This might involve two parallel initiatives. One track would involve workers in every sector developing sectoral plans around which to educate and mobilize. In industries like auto and steel, plants that have been closing in spite of their productive equipment and workers anxious to work should be converted to provide needed infrastructure and all the modified equipment we know will be necessary in our plants, offices, homes, and transportation systems to respond to the environmental needs over the rest of the century. The other track would involve locally elected job development

This might involve two parallel initiatives. One track would involve workers in every sector developing sectoral plans around which to educate and mobilize. In industries like auto and steel, plants that have been closing in spite of their productive equipment and workers anxious to work should be converted to provide needed infrastructure and all the modified equipment we know will be necessary in our plants, offices, homes, and transportation systems to respond to the environmental needs over the rest of the century. The other track would involve locally elected job development boards directed to guaranteeing jobs or training to all workers in the same way that we provide schooling as a right.

Public Services: Union Leadership

Bargaining in the public sector has never been about facing an “employer,” but about confronting the state, and this is clearer and more pressing today than ever. It demands a response that goes beyond allowing the state to take on groups of workers one by one, and which emphasizes the role of workers in providing vital services to the public. Such a strategic shift toward focusing on what public sector workers do, over and above the pay they get, would mean a complete revolution in everything about public sector unions—from how they allocate resources, to how they train their staff and relate to their members, other unions, and the community, to (above all) making the level, quality, and administration of services a prime bargaining issue.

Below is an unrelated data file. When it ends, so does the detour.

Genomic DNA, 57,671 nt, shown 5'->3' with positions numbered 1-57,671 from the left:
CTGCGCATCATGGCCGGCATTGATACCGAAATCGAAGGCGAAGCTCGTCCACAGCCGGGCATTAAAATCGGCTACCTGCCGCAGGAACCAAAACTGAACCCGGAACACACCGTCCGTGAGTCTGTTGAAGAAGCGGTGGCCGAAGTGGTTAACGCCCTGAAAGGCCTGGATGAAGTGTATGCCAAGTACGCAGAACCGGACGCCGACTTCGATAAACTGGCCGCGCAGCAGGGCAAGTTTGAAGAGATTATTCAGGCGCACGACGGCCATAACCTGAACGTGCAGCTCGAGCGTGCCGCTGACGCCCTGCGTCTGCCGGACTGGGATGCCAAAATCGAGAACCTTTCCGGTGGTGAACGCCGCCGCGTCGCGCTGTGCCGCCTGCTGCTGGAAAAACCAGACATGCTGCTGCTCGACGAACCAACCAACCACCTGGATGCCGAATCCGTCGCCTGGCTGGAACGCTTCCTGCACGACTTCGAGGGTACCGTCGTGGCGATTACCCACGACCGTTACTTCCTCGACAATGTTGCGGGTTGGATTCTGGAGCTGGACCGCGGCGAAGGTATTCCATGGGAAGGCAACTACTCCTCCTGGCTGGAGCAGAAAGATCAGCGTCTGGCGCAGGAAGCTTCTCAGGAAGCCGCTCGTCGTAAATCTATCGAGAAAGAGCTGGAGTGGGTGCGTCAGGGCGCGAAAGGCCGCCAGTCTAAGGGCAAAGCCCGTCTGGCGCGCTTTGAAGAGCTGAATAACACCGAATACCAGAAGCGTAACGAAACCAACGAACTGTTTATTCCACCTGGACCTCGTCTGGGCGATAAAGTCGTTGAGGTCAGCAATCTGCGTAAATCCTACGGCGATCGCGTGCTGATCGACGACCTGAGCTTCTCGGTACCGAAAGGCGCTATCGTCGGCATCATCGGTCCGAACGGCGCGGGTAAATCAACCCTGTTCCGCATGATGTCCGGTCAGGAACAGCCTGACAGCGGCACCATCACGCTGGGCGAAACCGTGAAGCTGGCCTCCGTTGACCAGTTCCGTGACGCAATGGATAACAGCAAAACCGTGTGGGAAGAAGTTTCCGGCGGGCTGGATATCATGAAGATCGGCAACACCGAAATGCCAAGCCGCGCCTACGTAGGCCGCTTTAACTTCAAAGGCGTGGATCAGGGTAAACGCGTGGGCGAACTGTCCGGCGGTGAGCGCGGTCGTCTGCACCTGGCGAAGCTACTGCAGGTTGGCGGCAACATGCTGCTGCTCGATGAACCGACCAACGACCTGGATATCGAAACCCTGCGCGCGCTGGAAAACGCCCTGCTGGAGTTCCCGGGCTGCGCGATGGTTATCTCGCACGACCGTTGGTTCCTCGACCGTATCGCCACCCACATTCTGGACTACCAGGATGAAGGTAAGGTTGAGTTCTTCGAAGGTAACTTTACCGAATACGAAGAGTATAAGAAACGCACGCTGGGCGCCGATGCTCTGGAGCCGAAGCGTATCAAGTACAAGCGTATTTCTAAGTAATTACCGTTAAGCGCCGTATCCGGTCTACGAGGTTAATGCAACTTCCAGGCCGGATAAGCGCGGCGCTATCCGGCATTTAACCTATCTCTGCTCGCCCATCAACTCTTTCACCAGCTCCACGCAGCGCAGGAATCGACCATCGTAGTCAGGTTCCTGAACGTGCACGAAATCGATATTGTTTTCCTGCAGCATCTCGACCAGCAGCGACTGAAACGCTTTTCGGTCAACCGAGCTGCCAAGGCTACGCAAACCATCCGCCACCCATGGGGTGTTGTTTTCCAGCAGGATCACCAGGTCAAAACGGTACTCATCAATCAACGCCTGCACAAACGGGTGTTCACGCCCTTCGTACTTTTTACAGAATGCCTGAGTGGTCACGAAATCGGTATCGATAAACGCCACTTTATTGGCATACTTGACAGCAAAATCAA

To carry out such a reorientation, public sector workers would also have to reconcile defending public services with using their power to deny them. This doesn’t mean setting aside the possibility of strike action, but locating such disruptions within a larger creative repertoire of actions: bus drivers not collecting fares; postal workers continuing to deliver pension and welfare checks during a strike; stopping garbage collection only in the 1 percent neighborhoods; work-ins at long-term care facilities with additional workers to demonstrate the potential for improving services; engaging in selective rotating strikes while limiting the impact on the community.

International Solidarity

Solidarity can’t be parochial; it demands an internationalist sensibility. Yet well-meaning calls for international solidarity are often naive and sometimes counterproductive. Marx insightfully grasped this by arguing that though labor struggles are international in substance (struggles in one place always have international implications), they are national in form (we organize and fight primarily at home). In part, this reflects practical limits in acting across borders. If we can’t even organize those foreign workers that have come here (or, for that matter, even effectively defend unionized workers in the U.S.), how much can we contribute to struggles abroad? But it is also a matter of approaching international struggles in class terms. Trying to link up with Ford workers in Mexico to raise their wages to our levels risks reproducing business unionism—we shouldn’t be encouraging an increase in the gap between Mexican auto workers and the rest of the Mexican working class, but supporting the strengthening of their whole class. Similarly, for all the publicity garnered by union mergers across borders, these are generally bureaucratic responses that avoid the more complex issues of transforming the content of union structures at home.